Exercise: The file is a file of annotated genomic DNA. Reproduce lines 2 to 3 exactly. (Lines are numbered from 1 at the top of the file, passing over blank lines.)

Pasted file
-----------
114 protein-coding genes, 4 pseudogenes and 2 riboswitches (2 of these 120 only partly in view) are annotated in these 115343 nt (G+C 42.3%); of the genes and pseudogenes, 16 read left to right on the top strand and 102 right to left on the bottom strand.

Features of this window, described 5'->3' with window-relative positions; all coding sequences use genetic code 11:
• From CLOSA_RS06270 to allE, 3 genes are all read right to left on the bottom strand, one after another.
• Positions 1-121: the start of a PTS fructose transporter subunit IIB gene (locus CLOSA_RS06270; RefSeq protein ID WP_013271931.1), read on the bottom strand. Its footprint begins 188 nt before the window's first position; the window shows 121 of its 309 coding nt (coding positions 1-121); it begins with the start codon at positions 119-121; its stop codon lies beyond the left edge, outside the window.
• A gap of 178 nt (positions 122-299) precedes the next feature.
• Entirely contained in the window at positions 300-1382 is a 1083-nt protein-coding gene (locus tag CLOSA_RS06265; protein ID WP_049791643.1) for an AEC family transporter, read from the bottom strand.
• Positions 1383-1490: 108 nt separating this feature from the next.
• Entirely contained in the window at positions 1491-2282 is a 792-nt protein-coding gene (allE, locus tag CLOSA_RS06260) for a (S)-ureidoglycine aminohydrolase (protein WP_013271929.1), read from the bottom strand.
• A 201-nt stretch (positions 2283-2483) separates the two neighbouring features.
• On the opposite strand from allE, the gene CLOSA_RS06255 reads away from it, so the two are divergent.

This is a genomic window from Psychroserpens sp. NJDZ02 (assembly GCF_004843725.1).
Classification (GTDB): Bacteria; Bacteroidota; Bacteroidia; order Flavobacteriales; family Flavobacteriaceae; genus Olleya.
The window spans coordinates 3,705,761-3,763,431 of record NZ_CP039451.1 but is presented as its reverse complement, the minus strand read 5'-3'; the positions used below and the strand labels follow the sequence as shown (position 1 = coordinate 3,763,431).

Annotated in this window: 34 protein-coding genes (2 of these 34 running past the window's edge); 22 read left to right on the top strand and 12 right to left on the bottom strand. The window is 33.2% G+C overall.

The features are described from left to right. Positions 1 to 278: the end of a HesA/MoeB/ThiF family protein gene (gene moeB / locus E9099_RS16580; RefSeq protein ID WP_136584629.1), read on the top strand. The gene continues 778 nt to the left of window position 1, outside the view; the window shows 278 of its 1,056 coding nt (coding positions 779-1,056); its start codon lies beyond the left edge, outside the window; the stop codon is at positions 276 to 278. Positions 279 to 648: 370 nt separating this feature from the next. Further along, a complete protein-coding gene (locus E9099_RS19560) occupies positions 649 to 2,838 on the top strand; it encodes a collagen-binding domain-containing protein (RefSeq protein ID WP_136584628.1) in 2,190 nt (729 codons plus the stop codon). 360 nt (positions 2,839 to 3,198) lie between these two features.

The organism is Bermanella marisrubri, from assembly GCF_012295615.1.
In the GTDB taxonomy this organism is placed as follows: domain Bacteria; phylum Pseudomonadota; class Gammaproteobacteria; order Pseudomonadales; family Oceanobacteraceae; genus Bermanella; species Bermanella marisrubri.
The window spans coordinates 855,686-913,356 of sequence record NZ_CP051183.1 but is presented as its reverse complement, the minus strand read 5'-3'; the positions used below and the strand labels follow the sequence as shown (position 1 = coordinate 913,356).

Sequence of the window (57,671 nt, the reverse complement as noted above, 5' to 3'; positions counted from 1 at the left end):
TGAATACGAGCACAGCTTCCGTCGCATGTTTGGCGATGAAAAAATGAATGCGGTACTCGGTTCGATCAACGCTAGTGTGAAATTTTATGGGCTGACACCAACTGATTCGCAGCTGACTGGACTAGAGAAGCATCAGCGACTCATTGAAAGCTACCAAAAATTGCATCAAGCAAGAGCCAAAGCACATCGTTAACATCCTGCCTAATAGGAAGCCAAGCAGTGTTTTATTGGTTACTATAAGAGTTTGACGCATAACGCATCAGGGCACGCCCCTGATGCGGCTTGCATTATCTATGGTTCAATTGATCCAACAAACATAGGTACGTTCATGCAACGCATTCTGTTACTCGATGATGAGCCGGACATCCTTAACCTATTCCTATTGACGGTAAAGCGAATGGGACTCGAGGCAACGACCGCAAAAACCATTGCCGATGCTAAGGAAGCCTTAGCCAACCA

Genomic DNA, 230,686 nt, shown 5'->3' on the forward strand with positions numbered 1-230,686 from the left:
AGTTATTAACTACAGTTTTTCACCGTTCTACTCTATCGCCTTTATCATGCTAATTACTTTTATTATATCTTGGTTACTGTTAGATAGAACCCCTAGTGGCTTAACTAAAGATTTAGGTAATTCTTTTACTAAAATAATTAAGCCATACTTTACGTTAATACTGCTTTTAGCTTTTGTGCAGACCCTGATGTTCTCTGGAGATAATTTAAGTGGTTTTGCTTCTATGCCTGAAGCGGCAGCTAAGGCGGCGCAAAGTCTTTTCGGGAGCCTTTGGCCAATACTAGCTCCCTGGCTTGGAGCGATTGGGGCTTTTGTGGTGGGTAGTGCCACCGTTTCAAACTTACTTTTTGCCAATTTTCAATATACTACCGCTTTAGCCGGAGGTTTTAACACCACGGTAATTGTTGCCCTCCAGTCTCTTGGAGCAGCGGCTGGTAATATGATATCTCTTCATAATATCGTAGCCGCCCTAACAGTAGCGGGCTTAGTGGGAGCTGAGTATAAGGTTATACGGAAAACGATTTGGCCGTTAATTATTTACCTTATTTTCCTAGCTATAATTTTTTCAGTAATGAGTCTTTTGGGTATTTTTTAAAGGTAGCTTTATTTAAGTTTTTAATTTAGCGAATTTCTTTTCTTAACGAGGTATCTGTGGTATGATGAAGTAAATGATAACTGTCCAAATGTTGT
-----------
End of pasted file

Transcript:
Features of this window, described 5'->3' with window-relative positions; all coding sequences use genetic code 11:
• From CLOSA_RS06270 to allE, 3 genes are all read right to left on the bottom strand, one after another.